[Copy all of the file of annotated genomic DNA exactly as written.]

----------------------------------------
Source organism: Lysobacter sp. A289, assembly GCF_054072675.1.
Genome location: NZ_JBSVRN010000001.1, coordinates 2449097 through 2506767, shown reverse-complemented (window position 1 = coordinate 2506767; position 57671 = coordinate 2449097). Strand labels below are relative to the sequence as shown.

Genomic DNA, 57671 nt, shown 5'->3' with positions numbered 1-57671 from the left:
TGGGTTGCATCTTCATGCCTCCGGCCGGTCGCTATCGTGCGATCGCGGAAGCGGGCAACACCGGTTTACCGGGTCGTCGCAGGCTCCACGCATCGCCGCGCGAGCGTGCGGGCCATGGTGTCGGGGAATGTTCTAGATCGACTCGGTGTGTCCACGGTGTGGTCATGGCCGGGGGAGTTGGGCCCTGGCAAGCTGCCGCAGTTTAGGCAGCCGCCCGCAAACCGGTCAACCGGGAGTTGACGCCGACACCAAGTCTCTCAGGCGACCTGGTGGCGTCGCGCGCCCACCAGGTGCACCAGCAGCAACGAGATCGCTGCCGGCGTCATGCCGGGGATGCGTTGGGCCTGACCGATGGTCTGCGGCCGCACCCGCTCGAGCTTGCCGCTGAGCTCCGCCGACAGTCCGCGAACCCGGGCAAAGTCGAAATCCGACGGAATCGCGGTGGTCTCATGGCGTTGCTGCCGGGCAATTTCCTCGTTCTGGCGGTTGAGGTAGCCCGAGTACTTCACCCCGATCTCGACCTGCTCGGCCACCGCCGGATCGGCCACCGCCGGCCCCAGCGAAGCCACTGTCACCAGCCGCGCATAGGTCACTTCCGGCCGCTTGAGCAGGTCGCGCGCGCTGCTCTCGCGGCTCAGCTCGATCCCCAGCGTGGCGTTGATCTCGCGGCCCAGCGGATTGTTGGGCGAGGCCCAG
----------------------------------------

Source organism: Lysobacter sp. A289, assembly GCF_054072675.1.
Genome location: NZ_JBSVRN010000001.1, coordinates 2449097 through 2506767, shown reverse-complemented (window position 1 = coordinate 2506767; position 57671 = coordinate 2449097). Strand labels below are relative to the sequence as shown.

Genomic DNA, 57671 nt, shown 5'->3' with positions numbered 1-57671 from the left:
TGGGTTGCATCTTCATGCCTCCGGCCGGTCGCTATCGTGCGATCGCGGAAGCGGGCAACACCGGTTTACCGGGTCGTCGCAGGCTCCACGCATCGCCGCGCGAGCGTGCGGGCCATGGTGTCGGGGAATGTTCTAGATCGACTCGGTGTGTCCACGGTGTGGTCATGGCCGGGGGAGTTGGGCCCTGGCAAGCTGCCGCAGTTTAGGCAGCCGCCCGCAAACCGGTCAACCGGGAGTTGACGCCGACACCAAGTCTCTCAGGCGACCTGGTGGCGTCGCGCGCCCACCAGGTGCACCAGCAGCAACGAGATCGCTGCCGGCGTCATGCCGGGGATGCGTTGGGCCTGACCGATGGTCTGCGGCCGCACCCGCTCGAGCTTGCCGCTGAGCTCCGCCGACAGTCCGCGAACCCGGGCAAAGTCGAAATCCGACGGAATCGCGGTGGTCTCATGGCGTTGCTGCCGGGCAATTTCCTCGTTCTGGCGGTTGAGGTAGCCCGAGTACTTCACCCCGATCTCGACCTGCTCGGCCACCGCCGGATCGGCCACCGCCGGCCCCAGCGAAGCCACTGTCACCAGCCGCGCATAGGTCACTTCCGGCCGCTTGAGCAGGTCGCGCGCGCTGCTCTCGCGGCTCAGCTCGATCCCCAGCGTGGCGTTGATCTCGCGGCCCAGCGGATTGTTGGGCGAGGCCCAG